DeKalb Sheriff, Family Speak Publicly About Incident on Video


On Tuesday morning press conferences were held by DeKalb County Sheriff Thomas Brown, and members of the family whose video of harassment by DeKalb County Sheriff Deputies went viral online.

Brown said that he was “appalled” by the words of the deputies. He continued and said that he took issue with both the language that was recorded on the tape, and the behavior of the sergeant in charge.

“I look for a leader to take charge of the situation, deescalate it, as opposed to escalating it. He did not do that, and then he failed to control his people once they got in the room,” he said. “That’s why he’s not a sergeant. Because he didn’t take command of the situation when he got there.”

Sergeant Dan McGhee was demoted as the result of his actions on July 26. Three deputies were also disciplined: Dep. Ray Hunt will be suspended for two days, and Deputies Charles Dix and Aaron Jackson will both be suspended for one day.

McGhee had previously planned on retiring, and his demotion will not affect his pay after his retirement; the salaries of Sheriff’s Department retirees is based on their highest paid three years of service. However, the information surrounding the episode will remain in McGhee’s personnel file and will follow him for life.

Brown previously called the deputies’ “verbal abuse” inappropriate and said that it is not representative of the department.

“It just simply is not the standard that I expect from any of my deputies in the Dekalb County Sheriff’s office and that’s one that I’m going to have to retrain and where appropriate give appropriate discipline to,” he said.

Brown added on Tuesday that he is trying to schedule a time for the family to come in to the department and talk about the incident. He also described policy changes that the sheriff’s department is implementing as a result of what occurred: the sheriff’s department will serve civil warrants only once per week, it will not execute civil warrants after 11:30 p.m. and it will look at checking the criminal histories of everyone they plan on running civil warrants on so that they can know whether to expect a violent conflict.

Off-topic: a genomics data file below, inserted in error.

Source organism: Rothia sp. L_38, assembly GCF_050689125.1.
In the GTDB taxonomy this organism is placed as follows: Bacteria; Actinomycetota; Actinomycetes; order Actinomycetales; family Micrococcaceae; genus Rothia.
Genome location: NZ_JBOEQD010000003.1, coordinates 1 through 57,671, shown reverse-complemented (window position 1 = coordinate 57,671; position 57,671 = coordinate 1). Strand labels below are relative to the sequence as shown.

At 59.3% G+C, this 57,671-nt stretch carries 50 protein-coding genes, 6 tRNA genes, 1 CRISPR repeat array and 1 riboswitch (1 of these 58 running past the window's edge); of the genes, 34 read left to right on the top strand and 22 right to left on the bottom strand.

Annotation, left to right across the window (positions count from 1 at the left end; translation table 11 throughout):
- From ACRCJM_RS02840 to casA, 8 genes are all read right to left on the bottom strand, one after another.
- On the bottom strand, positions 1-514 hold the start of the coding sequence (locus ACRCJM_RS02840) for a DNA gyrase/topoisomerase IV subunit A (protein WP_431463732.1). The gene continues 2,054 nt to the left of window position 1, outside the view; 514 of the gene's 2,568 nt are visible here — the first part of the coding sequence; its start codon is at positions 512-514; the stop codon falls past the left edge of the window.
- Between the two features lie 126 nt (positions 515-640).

Later that morning, Natania Griffin, the woman the deputies were looking for in the early hours of July 26 because she was late in paying a $1,000 fee, said that she was happy that the disciplinary process has started. However, she said that she will not be satisfied until “all the officers involved in this matter are fired and are prosecuted to the fullest extent of the law.”

In response to the policy changes, Griffin said she appreciates the fact that the deputies “saw the error of their own conduct,” and added that “it also lends to the fact that what they were doing was wrong, and they’re fully aware that their conduct was grossly inappropriate.”

Griffin’s son Donovan Hall said that as a result of his encounter with the deputies he still has pain in his elbow and shoulder, and gets migraines “all the time.”

Griffin continued, “We are not only fighting on behalf of ourselves, we are fighting for everyone who has ever been a victim of this kind of malicious abuse in their homes, anyone who has not felt like they had the power to be able to speak out against such an offense, and didn’t have a videotape to prove what occurred.”


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